After the Iowa Tech Summit, now what?

Brian Waller, President of the Technology Association of Iowa and Theresa Payton—keynote speaker during the Iowa Technology Summit—Tuesday morning at the Iowa Technology Summit inside the Iowa Events Center.

Members of Iowa’s tech community spent their Tuesday at the Iowa Technology Summit hearing from a former White House CIO and other Iowans on security, innovation and leadership in the tech industry.

It was the first time the Technology Association of Iowa put on an event of this kind with 16 panels in four tracks: leadership, innovation, security and the cloud. The day long event started with a 45 minute keynote and Q&A with Theresa Payton—former White House CIO and CEO of Fortalice Solutions—who told stories about the White House plus offered security tips.

But she asked that the conversation not stop after the day was over.

“This is an amazing group of people who came out on a rainy day, with an action packed agenda,” Payton said. “Don’t let it stop today.”

They want to be informed

Jason Thompson and Bryan Westphal are architects from Pioneer who came to the Iowa Technology Summit. They said they would be attending security and management panels.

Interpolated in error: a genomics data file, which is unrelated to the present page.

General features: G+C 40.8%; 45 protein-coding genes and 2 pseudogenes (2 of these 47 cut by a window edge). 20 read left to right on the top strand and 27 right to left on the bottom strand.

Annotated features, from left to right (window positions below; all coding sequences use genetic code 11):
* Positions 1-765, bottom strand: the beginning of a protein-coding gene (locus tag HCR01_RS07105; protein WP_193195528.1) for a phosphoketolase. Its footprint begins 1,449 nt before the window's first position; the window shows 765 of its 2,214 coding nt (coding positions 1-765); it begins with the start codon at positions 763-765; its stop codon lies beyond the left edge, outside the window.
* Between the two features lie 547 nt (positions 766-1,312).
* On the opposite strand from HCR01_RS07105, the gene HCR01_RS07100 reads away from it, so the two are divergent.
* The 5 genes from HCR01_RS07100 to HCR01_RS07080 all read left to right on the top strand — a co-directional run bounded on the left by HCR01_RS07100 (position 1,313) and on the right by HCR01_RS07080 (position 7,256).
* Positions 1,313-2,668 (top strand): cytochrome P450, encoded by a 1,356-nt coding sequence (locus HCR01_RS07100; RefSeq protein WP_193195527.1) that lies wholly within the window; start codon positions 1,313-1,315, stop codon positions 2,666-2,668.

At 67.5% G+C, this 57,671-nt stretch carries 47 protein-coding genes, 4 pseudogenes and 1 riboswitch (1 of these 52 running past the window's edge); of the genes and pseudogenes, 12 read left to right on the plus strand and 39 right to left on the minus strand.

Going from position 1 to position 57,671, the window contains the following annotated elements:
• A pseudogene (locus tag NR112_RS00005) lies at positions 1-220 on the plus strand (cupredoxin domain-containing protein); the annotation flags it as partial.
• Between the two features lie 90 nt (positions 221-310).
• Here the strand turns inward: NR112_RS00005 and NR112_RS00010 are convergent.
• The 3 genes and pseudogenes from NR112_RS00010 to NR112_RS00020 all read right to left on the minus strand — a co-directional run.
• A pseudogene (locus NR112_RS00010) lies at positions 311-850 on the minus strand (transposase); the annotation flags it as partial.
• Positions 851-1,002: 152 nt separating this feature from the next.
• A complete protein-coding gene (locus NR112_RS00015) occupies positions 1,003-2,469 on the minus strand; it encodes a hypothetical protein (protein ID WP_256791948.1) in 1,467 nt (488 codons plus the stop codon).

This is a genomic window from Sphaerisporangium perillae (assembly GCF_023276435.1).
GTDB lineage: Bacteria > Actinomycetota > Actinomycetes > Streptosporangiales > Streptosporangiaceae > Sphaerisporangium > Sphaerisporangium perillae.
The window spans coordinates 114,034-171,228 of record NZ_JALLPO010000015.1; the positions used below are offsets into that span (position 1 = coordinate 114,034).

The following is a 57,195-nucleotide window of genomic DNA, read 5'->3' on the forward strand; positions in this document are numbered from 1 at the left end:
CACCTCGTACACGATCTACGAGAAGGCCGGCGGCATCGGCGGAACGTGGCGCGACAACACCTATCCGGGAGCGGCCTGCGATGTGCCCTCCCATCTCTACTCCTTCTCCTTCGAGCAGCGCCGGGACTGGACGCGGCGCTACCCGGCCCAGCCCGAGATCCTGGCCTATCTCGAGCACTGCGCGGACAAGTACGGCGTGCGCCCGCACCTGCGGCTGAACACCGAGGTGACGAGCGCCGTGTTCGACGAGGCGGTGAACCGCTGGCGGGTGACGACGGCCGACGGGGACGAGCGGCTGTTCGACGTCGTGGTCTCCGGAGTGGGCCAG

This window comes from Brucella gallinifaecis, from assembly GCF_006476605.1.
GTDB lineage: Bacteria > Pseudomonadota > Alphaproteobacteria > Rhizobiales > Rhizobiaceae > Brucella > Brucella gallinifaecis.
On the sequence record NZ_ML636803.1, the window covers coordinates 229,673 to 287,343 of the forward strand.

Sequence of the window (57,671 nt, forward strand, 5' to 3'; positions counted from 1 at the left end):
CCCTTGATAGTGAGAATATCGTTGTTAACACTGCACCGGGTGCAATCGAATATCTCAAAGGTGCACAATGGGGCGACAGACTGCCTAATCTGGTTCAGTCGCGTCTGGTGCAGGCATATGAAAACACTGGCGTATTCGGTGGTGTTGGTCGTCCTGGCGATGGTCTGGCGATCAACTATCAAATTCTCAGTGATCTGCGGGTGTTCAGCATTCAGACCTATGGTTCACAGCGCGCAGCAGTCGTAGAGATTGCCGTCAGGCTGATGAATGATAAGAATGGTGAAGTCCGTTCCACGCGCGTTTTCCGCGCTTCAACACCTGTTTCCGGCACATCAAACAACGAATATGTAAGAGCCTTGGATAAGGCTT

“It’s always nice to see what others are doing in the same area,” Westphal said. “We can read online about companies doing things but it’s always interesting to hear what’s happening locally.”

Janelle McCreary—Vice President of Operations at JT Direct—said her company just recently joined the Technology Association of Iowa and went to one session from each of the four tracks.

“I’m looking to get more insight into current trends and how we can grow our business,” she said.

Over 150 students attended too

Along with over 100 local college students, another 10 high school students from the Des Moines School District attended the Iowa Technology Summit.

Sam Oppel is an Informational Technology Instructor with the Des Moines School District and the educator in residence for the Technology Association of Iowa. He said once students reach middle school, they can participate in a “hyperstream program” with clubs around the state who compete in robotics, cyber security and game design competitions.

He hopes to get young people excited about careers in IT.

“Keep feeding the work force with good, excited people,” Oppel says.

He assumed most of the students would go to security sessions.

“For young people it’s exciting,” Oppel explained. “They love the term hacker, and everything is vulnerable. It’s like a game for them to defend themselves from the bad guys.”

Disaster drills

Payton recommended companies identify their top two digital assets and practice digital disaster drills around those assets.

“You want to think about how you can be more creative on the back end,” Payton says. “Because the bad guys aren’t better than you or even smarter than you. They’re evil, lazy people with no day job other than to break into your company.

“Their thought process is do sophistacted spear fishing campaigns where they only need one person to click on a link.”